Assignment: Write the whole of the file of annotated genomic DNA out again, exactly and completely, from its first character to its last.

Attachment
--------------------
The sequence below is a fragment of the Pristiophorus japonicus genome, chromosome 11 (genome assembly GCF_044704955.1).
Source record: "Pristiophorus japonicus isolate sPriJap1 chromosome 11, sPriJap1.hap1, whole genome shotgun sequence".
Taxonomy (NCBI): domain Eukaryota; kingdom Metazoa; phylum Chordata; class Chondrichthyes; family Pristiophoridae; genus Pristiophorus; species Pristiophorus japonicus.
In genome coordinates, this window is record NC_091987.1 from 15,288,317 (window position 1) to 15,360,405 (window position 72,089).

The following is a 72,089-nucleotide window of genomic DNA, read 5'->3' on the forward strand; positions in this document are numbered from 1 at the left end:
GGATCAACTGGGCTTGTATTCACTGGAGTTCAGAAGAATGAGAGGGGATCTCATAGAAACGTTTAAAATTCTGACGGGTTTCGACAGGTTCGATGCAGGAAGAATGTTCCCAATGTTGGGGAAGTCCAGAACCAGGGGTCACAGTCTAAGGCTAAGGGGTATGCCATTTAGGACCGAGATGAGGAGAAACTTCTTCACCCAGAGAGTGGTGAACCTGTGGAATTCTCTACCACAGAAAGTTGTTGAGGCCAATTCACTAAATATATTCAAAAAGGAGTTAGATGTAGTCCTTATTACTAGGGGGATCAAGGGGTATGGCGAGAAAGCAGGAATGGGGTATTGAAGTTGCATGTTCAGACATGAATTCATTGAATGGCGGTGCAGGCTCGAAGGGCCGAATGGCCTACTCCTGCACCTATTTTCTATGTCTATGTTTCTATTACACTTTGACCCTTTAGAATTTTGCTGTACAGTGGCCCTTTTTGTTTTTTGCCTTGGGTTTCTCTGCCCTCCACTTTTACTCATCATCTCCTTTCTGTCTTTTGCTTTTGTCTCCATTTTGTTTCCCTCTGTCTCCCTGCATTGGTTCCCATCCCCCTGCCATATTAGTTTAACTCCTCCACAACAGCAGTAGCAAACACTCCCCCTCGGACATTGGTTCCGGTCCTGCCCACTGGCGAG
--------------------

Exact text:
The sequence below is a fragment of the Pristiophorus japonicus genome, chromosome 11 (genome assembly GCF_044704955.1).
Source record: "Pristiophorus japonicus isolate sPriJap1 chromosome 11, sPriJap1.hap1, whole genome shotgun sequence".
Taxonomy (NCBI): domain Eukaryota; kingdom Metazoa; phylum Chordata; class Chondrichthyes; family Pristiophoridae; genus Pristiophorus; species Pristiophorus japonicus.
In genome coordinates, this window is record NC_091987.1 from 15,288,317 (window position 1) to 15,360,405 (window position 72,089).

The following is a 72,089-nucleotide window of genomic DNA, read 5'->3' on the forward strand; positions in this document are numbered from 1 at the left end:
GGATCAACTGGGCTTGTATTCACTGGAGTTCAGAAGAATGAGAGGGGATCTCATAGAAACGTTTAAAATTCTGACGGGTTTCGACAGGTTCGATGCAGGAAGAATGTTCCCAATGTTGGGGAAGTCCAGAACCAGGGGTCACAGTCTAAGGCTAAGGGGTATGCCATTTAGGACCGAGATGAGGAGAAACTTCTTCACCCAGAGAGTGGTGAACCTGTGGAATTCTCTACCACAGAAAGTTGTTGAGGCCAATTCACTAAATATATTCAAAAAGGAGTTAGATGTAGTCCTTATTACTAGGGGGATCAAGGGGTATGGCGAGAAAGCAGGAATGGGGTATTGAAGTTGCATGTTCAGACATGAATTCATTGAATGGCGGTGCAGGCTCGAAGGGCCGAATGGCCTACTCCTGCACCTATTTTCTATGTCTATGTTTCTATTACACTTTGACCCTTTAGAATTTTGCTGTACAGTGGCCCTTTTTGTTTTTTGCCTTGGGTTTCTCTGCCCTCCACTTTTACTCATCATCTCCTTTCTGTCTTTTGCTTTTGTCTCCATTTTGTTTCCCTCTGTCTCCCTGCATTGGTTCCCATCCCCCTGCCATATTAGTTTAACTCCTCCACAACAGCAGTAGCAAACACTCCCCCTCGGACATTGGTTCCGGTCCTGCCCACTGGCGAG